Fortunately the season kicks it into high gear with a great forth episode Bad Bob. Starting with Megabyte going on an unprecedented all out assault on the principle office to steal Mainframe’s energy, only to end up in an awesome Road Warrioresqe game where Bob has to beat the user and foil Megabyte’s latest scheme simultaneously; this episode is as good as the series ever got in being a pure action cartoon. It’s also notable that Bad Bob represents the last of time the episodic format of the series was used, as all of the other episodes in the series had to be watched in order from here on out.
Painted Windows a Hexidecimal centric outing serves as the prelude for quite literally the rest of the series. As the set up for the web creature bursting out of her mirror in NullZilla is presented here. The episode itself is Hexidecimal’s best single episode, and is the last of the series’ shows to really emphasise that ReBoot is taking place within a computer; by having her run amok with its paint program. It also gives more than subtle hints at her bizarre crush on Bob that will play in much later in the series.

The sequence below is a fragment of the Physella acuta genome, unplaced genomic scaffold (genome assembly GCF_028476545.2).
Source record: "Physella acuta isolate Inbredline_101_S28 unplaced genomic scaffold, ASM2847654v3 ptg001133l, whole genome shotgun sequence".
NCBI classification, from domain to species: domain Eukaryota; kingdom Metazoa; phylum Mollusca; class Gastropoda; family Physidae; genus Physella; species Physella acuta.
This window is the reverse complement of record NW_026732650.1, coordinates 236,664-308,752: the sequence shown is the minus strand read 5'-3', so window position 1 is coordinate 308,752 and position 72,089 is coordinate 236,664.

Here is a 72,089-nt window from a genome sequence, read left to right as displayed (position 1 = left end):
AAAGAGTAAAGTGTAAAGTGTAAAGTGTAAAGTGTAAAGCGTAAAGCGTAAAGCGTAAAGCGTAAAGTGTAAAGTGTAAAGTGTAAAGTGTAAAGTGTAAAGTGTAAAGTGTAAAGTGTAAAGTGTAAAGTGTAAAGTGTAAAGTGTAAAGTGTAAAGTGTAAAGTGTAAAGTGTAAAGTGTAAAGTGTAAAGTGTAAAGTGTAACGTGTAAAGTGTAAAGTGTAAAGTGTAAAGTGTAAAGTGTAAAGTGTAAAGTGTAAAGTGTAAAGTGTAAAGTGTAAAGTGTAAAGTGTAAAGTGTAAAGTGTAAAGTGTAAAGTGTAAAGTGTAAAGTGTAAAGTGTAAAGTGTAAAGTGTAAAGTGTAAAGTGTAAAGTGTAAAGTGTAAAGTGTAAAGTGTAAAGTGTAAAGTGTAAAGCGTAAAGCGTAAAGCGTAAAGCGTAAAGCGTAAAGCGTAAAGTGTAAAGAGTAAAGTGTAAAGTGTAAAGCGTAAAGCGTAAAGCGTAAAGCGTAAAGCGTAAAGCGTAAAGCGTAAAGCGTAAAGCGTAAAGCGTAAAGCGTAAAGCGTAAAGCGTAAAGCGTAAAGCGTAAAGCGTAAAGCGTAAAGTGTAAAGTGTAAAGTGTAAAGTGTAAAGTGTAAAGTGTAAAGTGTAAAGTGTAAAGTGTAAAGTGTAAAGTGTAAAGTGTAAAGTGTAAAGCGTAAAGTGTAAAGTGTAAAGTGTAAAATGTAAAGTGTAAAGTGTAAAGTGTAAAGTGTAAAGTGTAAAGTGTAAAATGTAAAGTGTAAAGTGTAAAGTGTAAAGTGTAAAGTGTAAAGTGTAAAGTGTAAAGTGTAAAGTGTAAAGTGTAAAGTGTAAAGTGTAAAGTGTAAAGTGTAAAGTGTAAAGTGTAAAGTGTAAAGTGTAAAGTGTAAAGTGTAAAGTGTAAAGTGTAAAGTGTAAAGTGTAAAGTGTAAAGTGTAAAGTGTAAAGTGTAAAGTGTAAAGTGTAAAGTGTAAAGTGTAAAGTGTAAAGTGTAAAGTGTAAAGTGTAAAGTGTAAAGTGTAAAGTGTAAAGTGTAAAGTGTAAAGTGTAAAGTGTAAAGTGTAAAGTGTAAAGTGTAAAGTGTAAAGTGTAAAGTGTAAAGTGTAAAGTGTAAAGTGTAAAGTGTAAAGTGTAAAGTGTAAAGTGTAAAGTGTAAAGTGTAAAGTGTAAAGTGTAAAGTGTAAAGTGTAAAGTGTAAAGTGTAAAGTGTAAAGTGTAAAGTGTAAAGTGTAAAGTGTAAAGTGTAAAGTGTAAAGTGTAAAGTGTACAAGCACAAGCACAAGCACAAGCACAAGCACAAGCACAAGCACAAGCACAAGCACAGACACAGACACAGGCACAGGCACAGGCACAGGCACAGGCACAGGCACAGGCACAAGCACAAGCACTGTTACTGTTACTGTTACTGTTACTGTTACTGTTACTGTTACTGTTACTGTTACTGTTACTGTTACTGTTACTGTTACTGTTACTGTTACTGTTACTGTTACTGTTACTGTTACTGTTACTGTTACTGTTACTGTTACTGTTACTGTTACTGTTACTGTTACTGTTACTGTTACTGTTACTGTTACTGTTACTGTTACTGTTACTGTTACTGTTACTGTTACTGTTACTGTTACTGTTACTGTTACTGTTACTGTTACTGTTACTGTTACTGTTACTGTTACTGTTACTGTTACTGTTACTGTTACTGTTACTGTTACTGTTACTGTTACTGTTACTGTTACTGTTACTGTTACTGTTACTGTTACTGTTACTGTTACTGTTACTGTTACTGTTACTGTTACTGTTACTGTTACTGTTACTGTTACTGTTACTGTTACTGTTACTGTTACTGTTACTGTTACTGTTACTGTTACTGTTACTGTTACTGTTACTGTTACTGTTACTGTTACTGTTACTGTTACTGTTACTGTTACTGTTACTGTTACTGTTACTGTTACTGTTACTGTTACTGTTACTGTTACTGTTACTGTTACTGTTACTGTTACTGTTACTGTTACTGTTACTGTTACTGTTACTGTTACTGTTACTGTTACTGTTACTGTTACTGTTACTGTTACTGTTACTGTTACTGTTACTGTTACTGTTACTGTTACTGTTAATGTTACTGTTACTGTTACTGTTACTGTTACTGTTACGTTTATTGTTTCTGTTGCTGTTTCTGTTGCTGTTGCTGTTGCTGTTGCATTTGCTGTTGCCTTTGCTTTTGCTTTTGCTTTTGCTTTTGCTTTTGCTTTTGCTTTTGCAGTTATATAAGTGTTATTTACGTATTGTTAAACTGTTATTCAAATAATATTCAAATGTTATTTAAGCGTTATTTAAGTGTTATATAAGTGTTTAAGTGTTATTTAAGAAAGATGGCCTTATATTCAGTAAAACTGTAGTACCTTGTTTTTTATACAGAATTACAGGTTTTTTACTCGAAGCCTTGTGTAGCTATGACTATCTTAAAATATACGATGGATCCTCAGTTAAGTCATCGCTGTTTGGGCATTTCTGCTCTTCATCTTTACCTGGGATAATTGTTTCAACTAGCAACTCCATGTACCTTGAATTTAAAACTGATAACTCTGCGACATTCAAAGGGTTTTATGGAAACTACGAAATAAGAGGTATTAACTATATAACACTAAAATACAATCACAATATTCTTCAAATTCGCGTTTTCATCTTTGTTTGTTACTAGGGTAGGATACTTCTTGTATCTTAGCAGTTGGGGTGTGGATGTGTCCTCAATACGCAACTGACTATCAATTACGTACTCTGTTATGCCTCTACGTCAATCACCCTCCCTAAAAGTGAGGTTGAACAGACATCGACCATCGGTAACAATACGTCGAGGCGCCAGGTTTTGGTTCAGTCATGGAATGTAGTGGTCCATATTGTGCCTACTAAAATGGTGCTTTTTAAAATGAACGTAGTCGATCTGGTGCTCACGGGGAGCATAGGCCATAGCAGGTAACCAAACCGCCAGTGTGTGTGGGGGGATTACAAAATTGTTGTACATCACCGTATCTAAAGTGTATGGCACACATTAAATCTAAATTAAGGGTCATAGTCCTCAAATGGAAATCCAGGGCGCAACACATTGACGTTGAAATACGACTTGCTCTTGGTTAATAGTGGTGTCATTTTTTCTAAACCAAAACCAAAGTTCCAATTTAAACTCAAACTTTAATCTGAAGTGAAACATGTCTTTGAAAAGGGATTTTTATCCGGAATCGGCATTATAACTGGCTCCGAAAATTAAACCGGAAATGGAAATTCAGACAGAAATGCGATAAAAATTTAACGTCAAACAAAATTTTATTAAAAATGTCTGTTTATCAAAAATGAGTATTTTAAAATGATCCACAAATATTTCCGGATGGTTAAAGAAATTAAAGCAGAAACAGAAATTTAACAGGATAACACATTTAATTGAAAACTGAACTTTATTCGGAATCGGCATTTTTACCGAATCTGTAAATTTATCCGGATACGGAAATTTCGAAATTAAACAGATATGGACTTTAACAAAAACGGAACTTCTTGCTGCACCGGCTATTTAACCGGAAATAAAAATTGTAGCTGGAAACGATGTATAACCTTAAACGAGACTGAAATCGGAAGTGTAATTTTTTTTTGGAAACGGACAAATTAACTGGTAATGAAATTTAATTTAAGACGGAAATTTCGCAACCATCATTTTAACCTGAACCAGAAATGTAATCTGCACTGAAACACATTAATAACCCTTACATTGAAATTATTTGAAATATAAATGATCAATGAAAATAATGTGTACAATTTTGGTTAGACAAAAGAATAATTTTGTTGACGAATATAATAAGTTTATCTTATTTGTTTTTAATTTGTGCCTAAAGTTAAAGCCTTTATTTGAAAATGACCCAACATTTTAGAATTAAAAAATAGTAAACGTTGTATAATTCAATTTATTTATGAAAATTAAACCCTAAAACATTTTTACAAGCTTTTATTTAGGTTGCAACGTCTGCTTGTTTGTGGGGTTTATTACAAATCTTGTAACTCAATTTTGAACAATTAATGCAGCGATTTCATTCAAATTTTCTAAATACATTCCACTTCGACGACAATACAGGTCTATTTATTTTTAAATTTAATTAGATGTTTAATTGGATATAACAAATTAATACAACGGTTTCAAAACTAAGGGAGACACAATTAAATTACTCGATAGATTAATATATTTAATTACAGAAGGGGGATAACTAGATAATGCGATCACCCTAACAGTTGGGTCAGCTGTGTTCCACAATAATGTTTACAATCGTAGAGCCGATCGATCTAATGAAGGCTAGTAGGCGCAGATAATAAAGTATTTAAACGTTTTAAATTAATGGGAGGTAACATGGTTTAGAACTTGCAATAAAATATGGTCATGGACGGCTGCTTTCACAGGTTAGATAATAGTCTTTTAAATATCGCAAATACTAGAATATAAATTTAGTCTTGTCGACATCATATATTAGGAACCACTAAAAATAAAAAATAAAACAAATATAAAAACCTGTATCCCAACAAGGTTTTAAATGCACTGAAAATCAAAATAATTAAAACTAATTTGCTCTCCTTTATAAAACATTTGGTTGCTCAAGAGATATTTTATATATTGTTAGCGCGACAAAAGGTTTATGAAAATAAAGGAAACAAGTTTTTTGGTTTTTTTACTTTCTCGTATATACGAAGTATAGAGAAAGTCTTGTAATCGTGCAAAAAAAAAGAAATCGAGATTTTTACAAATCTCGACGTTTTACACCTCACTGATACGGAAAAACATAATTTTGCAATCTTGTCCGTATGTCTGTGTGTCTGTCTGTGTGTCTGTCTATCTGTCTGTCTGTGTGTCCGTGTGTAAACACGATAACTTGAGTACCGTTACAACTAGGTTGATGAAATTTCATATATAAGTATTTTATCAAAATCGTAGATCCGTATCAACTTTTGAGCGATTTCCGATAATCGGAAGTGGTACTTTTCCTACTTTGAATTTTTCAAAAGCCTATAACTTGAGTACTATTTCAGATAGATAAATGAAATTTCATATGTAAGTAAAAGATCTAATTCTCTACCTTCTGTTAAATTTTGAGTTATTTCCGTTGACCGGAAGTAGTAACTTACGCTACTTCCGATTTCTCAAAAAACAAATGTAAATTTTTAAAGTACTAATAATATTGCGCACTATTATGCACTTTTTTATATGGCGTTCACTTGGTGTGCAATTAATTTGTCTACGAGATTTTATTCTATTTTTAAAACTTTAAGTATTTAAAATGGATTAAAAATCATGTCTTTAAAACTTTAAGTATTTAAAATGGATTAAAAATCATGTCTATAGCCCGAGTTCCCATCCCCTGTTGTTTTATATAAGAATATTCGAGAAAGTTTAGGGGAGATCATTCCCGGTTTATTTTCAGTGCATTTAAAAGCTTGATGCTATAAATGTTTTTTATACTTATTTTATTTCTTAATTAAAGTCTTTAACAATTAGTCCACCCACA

Interesting new characters are introduced and reintroduced throughout the mid part of the season. AndrAIa being the former and Mouse being the latter, both of which will play extremely important roles to Enzo and Dot respectively in later seasons. The bottom end of the season is also home to the biggest threats that Mainframe has ever faced, NullZilla, Gigabyte, and Web World Wars come literally one after the other and all are packed with assaults on Mainframe’s continued existence. All of this further emphasises how much things have changed since season one ended, there’s no time at all for planning something as easy as a birthday party, and games are now serious obstructions instead of excursions from the problems affecting Mainframe.